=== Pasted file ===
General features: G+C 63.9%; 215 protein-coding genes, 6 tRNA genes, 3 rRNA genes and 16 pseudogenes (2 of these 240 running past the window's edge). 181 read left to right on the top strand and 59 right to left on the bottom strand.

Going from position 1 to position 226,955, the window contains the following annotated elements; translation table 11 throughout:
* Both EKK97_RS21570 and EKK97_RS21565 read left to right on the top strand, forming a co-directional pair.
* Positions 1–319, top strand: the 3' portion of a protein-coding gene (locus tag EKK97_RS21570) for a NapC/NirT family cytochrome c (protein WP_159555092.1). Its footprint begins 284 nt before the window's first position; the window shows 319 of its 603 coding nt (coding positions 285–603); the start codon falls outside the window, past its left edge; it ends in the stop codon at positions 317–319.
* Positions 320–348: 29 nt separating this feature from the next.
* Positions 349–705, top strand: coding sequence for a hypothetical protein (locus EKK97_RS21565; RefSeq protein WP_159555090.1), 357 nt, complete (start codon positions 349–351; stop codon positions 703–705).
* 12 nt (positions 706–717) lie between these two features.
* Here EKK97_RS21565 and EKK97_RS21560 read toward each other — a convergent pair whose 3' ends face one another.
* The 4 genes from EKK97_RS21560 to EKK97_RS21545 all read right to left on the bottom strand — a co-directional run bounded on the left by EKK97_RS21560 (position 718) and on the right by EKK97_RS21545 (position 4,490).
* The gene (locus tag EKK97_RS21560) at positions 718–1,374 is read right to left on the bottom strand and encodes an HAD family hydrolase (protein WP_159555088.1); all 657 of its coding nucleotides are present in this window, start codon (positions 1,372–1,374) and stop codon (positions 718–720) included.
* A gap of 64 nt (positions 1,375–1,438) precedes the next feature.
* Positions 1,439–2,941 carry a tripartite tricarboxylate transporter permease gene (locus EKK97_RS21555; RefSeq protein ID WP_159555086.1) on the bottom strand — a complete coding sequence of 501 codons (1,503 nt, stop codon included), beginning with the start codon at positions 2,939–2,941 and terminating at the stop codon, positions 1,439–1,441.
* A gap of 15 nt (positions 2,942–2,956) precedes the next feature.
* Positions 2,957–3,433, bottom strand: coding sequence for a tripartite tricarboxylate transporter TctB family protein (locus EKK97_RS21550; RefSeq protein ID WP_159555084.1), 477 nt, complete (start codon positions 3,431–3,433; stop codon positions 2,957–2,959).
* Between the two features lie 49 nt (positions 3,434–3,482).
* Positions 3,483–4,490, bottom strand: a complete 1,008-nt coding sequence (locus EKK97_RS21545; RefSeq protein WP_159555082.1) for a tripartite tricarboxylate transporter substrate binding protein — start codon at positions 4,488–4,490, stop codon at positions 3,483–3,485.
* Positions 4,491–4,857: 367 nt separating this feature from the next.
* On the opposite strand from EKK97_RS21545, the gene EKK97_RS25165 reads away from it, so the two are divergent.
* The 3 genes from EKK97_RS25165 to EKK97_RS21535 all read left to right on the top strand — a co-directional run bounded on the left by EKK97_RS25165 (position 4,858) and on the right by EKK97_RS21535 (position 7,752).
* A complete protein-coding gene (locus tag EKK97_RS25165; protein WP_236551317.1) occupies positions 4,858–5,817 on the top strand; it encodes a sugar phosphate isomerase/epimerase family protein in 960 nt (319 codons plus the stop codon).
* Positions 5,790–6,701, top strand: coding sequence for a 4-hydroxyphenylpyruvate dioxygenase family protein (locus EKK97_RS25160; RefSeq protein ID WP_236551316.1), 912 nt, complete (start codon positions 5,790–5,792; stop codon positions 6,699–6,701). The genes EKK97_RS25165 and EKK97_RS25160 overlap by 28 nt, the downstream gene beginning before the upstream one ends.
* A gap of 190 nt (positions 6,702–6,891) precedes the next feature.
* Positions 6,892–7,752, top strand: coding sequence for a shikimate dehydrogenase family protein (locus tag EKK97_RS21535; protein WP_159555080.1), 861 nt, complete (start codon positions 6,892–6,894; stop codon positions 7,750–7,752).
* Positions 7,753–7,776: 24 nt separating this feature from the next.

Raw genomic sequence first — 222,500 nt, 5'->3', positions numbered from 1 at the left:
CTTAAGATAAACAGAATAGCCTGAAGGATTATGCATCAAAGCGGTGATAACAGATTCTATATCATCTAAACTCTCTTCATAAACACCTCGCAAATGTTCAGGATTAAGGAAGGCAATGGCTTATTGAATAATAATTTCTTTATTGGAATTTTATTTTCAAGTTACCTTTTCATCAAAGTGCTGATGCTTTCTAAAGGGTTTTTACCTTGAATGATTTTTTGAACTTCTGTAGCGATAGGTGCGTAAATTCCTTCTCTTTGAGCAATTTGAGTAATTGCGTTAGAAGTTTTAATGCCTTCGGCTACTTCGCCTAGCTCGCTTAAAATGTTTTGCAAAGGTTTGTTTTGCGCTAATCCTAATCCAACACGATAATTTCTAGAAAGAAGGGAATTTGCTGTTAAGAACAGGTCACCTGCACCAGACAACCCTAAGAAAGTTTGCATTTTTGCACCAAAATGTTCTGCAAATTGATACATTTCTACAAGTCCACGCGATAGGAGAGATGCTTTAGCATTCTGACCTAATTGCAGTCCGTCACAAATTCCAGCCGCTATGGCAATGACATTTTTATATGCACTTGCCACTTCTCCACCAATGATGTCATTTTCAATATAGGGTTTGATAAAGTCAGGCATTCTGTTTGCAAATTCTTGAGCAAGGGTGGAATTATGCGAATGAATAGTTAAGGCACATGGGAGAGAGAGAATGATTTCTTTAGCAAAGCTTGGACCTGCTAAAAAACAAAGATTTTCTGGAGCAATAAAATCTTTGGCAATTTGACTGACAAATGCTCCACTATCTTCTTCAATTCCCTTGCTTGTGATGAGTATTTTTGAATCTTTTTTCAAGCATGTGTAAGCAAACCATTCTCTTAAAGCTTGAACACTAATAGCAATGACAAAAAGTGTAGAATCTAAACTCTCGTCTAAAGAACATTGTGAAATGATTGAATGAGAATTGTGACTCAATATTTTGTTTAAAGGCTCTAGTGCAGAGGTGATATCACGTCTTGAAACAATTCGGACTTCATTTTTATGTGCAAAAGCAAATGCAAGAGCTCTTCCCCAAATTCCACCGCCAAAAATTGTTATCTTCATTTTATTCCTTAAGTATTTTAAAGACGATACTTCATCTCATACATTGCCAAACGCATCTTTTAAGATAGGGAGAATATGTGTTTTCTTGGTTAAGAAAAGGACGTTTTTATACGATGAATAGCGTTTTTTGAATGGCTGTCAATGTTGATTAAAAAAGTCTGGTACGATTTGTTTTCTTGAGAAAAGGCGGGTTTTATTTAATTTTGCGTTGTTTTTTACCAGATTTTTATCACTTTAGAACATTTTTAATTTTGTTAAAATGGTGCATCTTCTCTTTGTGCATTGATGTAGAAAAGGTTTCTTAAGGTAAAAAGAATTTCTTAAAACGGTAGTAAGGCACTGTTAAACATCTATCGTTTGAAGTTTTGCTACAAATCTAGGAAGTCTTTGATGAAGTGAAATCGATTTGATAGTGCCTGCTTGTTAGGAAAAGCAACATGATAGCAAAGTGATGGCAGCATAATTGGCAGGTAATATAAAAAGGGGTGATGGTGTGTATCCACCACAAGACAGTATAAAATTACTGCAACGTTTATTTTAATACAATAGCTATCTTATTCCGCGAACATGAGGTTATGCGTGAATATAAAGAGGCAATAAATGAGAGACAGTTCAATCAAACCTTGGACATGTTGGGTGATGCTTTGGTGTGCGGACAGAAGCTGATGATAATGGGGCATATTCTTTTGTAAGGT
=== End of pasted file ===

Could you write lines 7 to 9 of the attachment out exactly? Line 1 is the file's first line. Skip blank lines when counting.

* 12 nt (positions 706–717) lie between these two features.
* Here EKK97_RS21565 and EKK97_RS21560 read toward each other — a convergent pair whose 3' ends face one another.
* The 4 genes from EKK97_RS21560 to EKK97_RS21545 all read right to left on the bottom strand — a co-directional run bounded on the left by EKK97_RS21560 (position 718) and on the right by EKK97_RS21545 (position 4,490).